It was evening when Tanuvia returned with Mazy pulling an empty wagon. She drove into the yard, set the brake on the wagon, and leaped down with a gleam in her eyes.
She raised her voice with a peculiar lilt that had not been there before, and found her father, predictably, in the chair where she had left him.
“Come in, Tanuvia. What is it? What’s going on?”
“Nothing, Da. I’m home, but Mazy is still hitched. I just wanted to be sure you were alright while I was gone.”
Bragi peered at his daughter, who hung on his doorjamb.
“Come in here,” he said.
“Da. Mazy’s still hitched.”
“She can wait a few minutes. Come in here and light a lamp for me.”
When the room was bright, Bragi demanded she step closer, and he grasped her hand. She was flushed, her cheeks pink with platitudinous roses, her chin tilted at a cheery angle.
“Why are you smiling?”
“I’m just happy, Da.”
“Do I have to have a reason? Am I usually that glum that I can’t smile without accusations?”
“It’s a man, isn’t it?”
He jerked her arm lightly. “Tell me, Tanuvia! For once, have pity on me shackled to this chair.”
“Da, I do! I’m so sorry. But what can I do? I try so hard. I just want a little…a little….”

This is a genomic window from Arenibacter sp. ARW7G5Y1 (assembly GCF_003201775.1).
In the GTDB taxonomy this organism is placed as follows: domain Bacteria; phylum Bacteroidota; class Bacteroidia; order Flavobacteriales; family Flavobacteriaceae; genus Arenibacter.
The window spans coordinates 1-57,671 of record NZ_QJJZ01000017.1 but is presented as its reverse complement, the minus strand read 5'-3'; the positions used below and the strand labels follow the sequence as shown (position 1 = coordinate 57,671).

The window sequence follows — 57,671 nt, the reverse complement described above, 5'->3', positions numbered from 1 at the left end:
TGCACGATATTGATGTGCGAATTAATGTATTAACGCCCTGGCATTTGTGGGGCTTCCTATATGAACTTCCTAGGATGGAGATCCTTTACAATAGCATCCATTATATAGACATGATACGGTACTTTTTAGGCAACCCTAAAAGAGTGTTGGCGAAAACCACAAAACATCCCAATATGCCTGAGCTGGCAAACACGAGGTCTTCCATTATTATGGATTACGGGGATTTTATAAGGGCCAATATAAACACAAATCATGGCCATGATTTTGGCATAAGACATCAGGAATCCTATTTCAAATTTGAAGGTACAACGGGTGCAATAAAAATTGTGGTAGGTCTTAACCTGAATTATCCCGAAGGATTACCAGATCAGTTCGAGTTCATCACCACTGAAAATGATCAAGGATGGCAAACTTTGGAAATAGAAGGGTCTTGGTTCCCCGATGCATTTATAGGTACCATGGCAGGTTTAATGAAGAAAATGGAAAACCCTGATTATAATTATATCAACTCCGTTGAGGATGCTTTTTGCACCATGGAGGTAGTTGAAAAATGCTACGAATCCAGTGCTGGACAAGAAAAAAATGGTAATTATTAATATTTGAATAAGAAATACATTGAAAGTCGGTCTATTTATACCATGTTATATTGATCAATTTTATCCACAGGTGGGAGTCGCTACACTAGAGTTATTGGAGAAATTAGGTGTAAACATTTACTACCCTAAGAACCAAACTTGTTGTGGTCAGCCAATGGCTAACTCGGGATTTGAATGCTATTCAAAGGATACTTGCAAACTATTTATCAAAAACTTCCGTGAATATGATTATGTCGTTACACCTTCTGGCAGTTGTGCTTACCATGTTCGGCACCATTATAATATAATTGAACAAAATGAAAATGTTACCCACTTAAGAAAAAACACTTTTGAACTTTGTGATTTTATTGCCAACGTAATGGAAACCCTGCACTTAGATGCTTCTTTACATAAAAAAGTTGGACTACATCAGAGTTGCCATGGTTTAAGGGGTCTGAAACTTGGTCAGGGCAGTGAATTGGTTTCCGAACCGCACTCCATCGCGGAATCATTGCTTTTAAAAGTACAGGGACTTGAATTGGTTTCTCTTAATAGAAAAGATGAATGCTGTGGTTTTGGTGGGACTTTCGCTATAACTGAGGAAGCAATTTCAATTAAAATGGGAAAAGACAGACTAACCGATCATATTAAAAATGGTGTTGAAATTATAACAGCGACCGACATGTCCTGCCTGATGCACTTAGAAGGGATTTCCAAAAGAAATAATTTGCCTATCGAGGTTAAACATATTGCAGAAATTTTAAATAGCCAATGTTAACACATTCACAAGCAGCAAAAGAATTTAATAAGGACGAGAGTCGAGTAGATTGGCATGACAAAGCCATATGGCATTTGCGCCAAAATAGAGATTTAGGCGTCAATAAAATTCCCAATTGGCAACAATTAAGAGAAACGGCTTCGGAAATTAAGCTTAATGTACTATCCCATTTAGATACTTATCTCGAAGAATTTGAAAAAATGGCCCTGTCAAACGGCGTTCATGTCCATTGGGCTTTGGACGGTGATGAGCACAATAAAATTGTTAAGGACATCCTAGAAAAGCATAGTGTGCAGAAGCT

“So it is a man who has put this smile on your face.”
She was drawn forward, forced to take a step, and Bragi pressed his nose to her shoulder to sniff.
“Da, please! Nothing happened!” He let go, and she tipped back on her heels. “Are you satisfied? I told you nothing happened.”
He wasn’t wholly convinced. “Go unhitch Mazy and make supper. I’m hungry.”
She fled, but as soon as she passed his threshold, she was smiling again. Bragi wasn’t. He watched through his door until she left the cottage then dropped his head, and I thought he would weep again, but he only drew a long, shivering breath. Perhaps he had cried away all his tears. Maybe he was done.
That evening, I assumed another young man would visit, but none came that night. Nor, did it seem, had she met with any in Ruski. I confirmed Bragi’s assessment with my sensors and felt dirty doing it as I was sure Bragi had. Sniffing his daughter for the scent of a man’s issue was as humiliating to him as it was to her. Before she retired for the night, she took a few coins from her pocket and dropped them into her coin jar, then pushed the glass back into the shadowy corner of the cupboard. Oh, for hands!
Alone in her room, she stripped and washed, dampening her skin so she was cooled by the breeze through the window above her head.
I thought she had forgotten about me. That was how quickly she took me for granted, perched on her bed’s footrail.
Naked, she lay on her side, staring at her lamp glowing marigold.
“I met someone today.”
For Bragi’s sake, I took a small dig. A man?
She sat up, spread her knees and criss-crossed her ankles, airing her sweetly aromatic, pink-and-gold sex like a naked fairy on an Amanita toadstool. I expected translucent wings to sprout from her shoulder blades and lazy, lecherous bees to sample the nectar at the golden tuft south of her navel.
“Oh, don’t be like Da. I need to tell someone.”
So tell me.